The usage of the word'profess' declined from the late 1800s to the 1950s, just as the term'professional' was gaining popularity from 1900–2010. Notably, in American English the rise in popularity of the term'professional' started at the beginning of the 20th century whereas in British English it started in the 1930s and grew fastest in the 1960s and 70s. Centre for the Study of Professions Organizational culture Professional boundaries Professional sports Semi-professional Amateur
Iran called Persia, the Islamic Republic of Iran, is a country in Western Asia. With over 81 million inhabitants, Iran is the world's 18th most populous country. Comprising a land area of 1,648,195 km2, it is the second largest country in the Middle East and the 17th largest in the world. Iran is bordered to the northwest by Armenia and the Republic of Azerbaijan, to the north by the Caspian Sea, to the northeast by Turkmenistan, to the east by Afghanistan and Pakistan, to the south by the Persian Gulf and the Gulf of Oman, to the west by Turkey and Iraq; the country's central location in Eurasia and Western Asia, its proximity to the Strait of Hormuz, give it geostrategic importance. Tehran is the country's capital and largest city, as well as its leading economic and cultural center. Iran is home to one of the world's oldest civilizations, beginning with the formation of the Elamite kingdoms in the fourth millennium BCE, it was first unified by the Iranian Medes in the seventh century BCE, reaching its greatest territorial size in the sixth century BCE, when Cyrus the Great founded the Achaemenid Empire, which stretched from Eastern Europe to the Indus Valley, becoming one of the largest empires in history.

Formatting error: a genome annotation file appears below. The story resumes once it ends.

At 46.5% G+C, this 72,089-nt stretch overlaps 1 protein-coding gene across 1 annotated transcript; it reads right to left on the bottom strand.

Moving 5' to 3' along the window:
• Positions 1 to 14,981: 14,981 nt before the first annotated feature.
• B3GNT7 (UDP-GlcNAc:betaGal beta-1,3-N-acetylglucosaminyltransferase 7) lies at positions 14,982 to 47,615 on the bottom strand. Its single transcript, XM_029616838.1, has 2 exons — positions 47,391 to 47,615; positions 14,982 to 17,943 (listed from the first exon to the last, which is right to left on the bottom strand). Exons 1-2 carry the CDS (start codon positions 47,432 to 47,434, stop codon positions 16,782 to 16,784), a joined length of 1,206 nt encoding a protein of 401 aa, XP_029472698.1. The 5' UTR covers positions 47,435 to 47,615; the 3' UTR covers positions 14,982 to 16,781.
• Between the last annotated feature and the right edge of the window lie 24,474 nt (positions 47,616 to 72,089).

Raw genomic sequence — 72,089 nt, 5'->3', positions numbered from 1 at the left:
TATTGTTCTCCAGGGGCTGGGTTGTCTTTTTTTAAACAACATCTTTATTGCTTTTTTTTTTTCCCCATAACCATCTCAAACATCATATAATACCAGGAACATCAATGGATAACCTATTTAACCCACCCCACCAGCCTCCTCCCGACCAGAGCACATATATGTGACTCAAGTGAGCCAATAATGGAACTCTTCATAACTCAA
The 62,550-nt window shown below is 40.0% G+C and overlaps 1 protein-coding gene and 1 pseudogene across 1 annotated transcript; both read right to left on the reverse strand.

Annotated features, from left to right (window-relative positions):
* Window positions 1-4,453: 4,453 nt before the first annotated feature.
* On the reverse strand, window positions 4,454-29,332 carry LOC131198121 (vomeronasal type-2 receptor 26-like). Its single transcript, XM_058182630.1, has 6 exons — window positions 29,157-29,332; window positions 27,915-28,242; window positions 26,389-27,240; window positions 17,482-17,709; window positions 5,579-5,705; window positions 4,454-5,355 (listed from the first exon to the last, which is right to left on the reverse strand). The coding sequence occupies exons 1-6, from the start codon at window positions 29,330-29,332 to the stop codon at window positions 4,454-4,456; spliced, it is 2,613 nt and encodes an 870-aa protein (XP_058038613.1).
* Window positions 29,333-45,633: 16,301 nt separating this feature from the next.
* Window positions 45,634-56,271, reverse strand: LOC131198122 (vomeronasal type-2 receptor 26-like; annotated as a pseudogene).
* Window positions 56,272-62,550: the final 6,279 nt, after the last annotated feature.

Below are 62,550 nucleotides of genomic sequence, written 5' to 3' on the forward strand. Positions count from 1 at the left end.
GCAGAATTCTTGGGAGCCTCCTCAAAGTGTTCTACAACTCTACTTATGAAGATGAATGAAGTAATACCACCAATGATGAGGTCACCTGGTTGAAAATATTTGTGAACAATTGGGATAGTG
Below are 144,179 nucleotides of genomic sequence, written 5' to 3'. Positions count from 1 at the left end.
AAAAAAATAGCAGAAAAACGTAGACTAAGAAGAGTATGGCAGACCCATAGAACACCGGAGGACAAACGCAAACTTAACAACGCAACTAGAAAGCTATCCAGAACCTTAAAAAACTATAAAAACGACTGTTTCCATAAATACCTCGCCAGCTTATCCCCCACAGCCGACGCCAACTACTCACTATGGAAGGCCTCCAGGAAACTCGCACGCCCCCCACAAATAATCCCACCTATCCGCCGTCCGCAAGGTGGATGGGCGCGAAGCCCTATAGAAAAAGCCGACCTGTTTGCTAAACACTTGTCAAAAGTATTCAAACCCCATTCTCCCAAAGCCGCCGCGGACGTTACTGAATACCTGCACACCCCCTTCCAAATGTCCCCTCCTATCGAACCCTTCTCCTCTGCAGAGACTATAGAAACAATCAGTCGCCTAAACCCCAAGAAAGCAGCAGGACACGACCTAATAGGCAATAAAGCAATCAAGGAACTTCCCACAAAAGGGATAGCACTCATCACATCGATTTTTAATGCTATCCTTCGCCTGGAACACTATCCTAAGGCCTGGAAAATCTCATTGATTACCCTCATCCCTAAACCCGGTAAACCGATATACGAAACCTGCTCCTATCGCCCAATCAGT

The Iranian realm fell to Alexander the Great in the fourth century BCE and was divided into several Hellenistic states. An Iranian rebellion culminated in the establishment of the Parthian Empire, succeeded in the third century CE by the Sasanian Empire, a leading world power for the next four centuries. Arab Muslims conquered the empire in the seventh century CE; the Islamization of Iran led to the decline of Zoroastrianism, by the country's dominant religion, Iran's major contributions to art and science spread within the Muslim rule during the Islamic Golden Age. After two centuries, a period of various native Muslim dynasties began, which were conquered by the Seljuq Turks and the Ilkhanate Mongols; the rise of the Safavids in the 15th century led to the reestablishment of a unified Iranian state and national identity, with the country's conversion to Shia Islam marking a turning point in Iranian and Muslim history. Under Nader Shah, Iran was one of the most powerful states in the 18th century, though by the 19th century, a series of conflicts with the Russian Empire led to significant territorial losses.